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Advice for fathers to help their daughters avoid negative self image problems and prevent anorexia and other eating disorders in teen girls and young women.

Features : Parenting : Advice for Parents : Teenage Anorexia

Fathers, Daughters, and Eating Disorders

by Mark Brandenburg MA, CPCC

We have an epidemic of eating disorders in this country. It’s important to examine what kind of impact these disorders are having in our country today.

  • About 5,000,000 people in the US, most of them teenage girls, have anorexia. One in 10 die of it, half from suicide, and half from medical complications related to the anorexia.
  • In 1970, the average age a girl started dieting in the US was 14. By 1990, the average dieting age had fallen to 8.
  • In one study, young girls in the US who were surveyed were more afraid of becoming fat than they were of nuclear war, cancer, or losing their parents.
  • The average US woman is 5'4" and weighs 140 lbs. The average US model is 5'11" and weighs 117 lbs.
  • 2 out of 5 women, and 1 out of 5 men would give 3-5 years of their life to achieve their weight goals.

Our failures are everywhere. And as we live our own busy lives, we see these failures, yet stay silent. We plow ahead, hoping things will change, and fearing they won’t.

And while our culture is not the only culprit in the eating disorder epidemic in this country, it certainly stokes the fire. It stokes the fire in those girls who lack the positive self-image to withstand the barrage of images and judgments that rain down every day. For girls, there’s no escaping this barrage. It happens in the looks and comments they get when they walk down the hall at school.

Our daughters need our help. Here are some ideas for fathers that may help to turn the tide:

  • Examine your own attitude and feelings toward women. How have you objectified women in the past? Are you ready to see them as equal? Make sure you’re clear on these questions, because they’ll come up eventually with your daughter.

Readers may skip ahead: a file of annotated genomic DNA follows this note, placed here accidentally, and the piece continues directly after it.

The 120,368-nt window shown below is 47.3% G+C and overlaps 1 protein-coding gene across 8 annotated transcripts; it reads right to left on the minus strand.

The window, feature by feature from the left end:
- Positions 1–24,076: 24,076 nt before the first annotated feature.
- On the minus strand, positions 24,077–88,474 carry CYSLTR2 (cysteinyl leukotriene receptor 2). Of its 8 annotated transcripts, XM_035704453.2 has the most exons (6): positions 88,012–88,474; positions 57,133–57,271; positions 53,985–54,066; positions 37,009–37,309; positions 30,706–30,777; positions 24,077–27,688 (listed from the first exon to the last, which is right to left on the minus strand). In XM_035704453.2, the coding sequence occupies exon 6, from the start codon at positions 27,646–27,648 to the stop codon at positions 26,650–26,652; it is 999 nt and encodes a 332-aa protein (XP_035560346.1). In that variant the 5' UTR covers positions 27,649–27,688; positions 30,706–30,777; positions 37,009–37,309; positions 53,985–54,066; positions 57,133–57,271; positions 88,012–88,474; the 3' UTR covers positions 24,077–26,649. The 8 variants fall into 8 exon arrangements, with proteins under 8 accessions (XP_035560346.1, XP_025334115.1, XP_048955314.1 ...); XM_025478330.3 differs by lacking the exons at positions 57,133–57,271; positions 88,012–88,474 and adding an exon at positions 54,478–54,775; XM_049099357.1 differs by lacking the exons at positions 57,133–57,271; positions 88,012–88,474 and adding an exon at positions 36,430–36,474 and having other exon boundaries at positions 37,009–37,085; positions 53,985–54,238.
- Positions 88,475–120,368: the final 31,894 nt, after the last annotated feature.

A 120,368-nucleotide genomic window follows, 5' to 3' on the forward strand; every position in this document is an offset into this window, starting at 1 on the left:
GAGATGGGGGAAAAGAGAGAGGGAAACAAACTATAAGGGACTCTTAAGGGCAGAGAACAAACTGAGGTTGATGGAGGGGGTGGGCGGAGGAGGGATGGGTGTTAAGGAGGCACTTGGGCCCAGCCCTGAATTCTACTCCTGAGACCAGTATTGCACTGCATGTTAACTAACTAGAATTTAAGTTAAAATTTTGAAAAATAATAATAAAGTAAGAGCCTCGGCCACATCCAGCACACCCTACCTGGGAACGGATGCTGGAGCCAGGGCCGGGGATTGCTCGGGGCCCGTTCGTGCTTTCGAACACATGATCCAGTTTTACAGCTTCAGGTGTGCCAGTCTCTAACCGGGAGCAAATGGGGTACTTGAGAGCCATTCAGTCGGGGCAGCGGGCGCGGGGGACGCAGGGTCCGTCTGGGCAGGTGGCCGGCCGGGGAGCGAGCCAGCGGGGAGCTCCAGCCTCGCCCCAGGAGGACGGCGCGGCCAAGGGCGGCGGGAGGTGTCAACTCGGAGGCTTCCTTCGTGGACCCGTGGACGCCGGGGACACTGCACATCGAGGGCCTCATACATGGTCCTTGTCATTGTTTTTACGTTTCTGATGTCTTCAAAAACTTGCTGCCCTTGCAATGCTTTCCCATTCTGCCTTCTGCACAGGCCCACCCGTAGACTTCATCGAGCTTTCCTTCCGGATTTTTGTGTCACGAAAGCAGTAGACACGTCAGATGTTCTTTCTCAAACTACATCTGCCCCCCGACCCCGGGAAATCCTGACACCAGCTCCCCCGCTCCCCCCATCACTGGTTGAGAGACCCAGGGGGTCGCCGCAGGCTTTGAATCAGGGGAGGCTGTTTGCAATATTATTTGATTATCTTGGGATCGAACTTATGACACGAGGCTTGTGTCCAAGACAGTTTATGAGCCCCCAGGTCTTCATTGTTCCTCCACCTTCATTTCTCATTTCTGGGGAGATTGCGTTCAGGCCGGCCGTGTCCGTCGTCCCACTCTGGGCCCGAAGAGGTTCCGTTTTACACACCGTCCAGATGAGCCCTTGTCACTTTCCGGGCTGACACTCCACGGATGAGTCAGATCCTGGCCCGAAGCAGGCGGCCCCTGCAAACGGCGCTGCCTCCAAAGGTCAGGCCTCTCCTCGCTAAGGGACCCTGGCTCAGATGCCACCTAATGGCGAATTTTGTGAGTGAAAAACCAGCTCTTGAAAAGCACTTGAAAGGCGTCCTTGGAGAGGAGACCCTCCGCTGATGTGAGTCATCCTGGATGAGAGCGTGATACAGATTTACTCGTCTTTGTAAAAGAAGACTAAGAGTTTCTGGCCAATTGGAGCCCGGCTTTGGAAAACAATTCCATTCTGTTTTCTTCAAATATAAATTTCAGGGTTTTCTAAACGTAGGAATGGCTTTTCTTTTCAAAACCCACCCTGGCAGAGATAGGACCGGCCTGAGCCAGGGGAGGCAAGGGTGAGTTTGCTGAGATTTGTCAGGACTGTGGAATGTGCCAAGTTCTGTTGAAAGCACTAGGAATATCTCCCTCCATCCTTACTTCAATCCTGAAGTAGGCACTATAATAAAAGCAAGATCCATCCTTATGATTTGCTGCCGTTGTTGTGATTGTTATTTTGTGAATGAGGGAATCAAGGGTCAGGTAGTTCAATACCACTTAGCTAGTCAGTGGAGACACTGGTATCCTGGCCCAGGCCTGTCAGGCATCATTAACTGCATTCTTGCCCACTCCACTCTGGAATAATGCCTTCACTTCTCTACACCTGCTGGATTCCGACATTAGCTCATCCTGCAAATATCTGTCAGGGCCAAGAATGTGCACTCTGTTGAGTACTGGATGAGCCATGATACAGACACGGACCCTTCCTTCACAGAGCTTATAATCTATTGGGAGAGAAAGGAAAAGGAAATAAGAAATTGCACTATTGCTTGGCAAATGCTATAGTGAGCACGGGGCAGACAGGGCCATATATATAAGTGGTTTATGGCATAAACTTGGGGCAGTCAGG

• Find out if there are sexist influences in your daughters’ life that you can impact. Ask about the philosophy and practices of her coaches, teachers, and others who spend time with her. One influential person can do a great deal of good, or a great deal of damage.
  • Anything positive you do can be washed away by a single comment about her appearance, or the way you look at another woman. Your daughter is watching you closely. Tell her she’s beautiful, no matter what she looks like.
  • Find out the names of advertisers who put out garbage commercials or products that attempt to convince young girls to be slimmer, etc. You’d be surprised at how many ads have been pulled because concerned parents took action.
  • Stay connected to your daughter, no matter how much she’s struggling. And when she reaches puberty and her body changes, find a way to continue to stay close. Too many fathers abandon their daughters emotionally when their daughters need them the most.

About the Author: Mark Brandenburg MA, CPCC, coaches parents by phone to balance their life and improve their family relationships.

 

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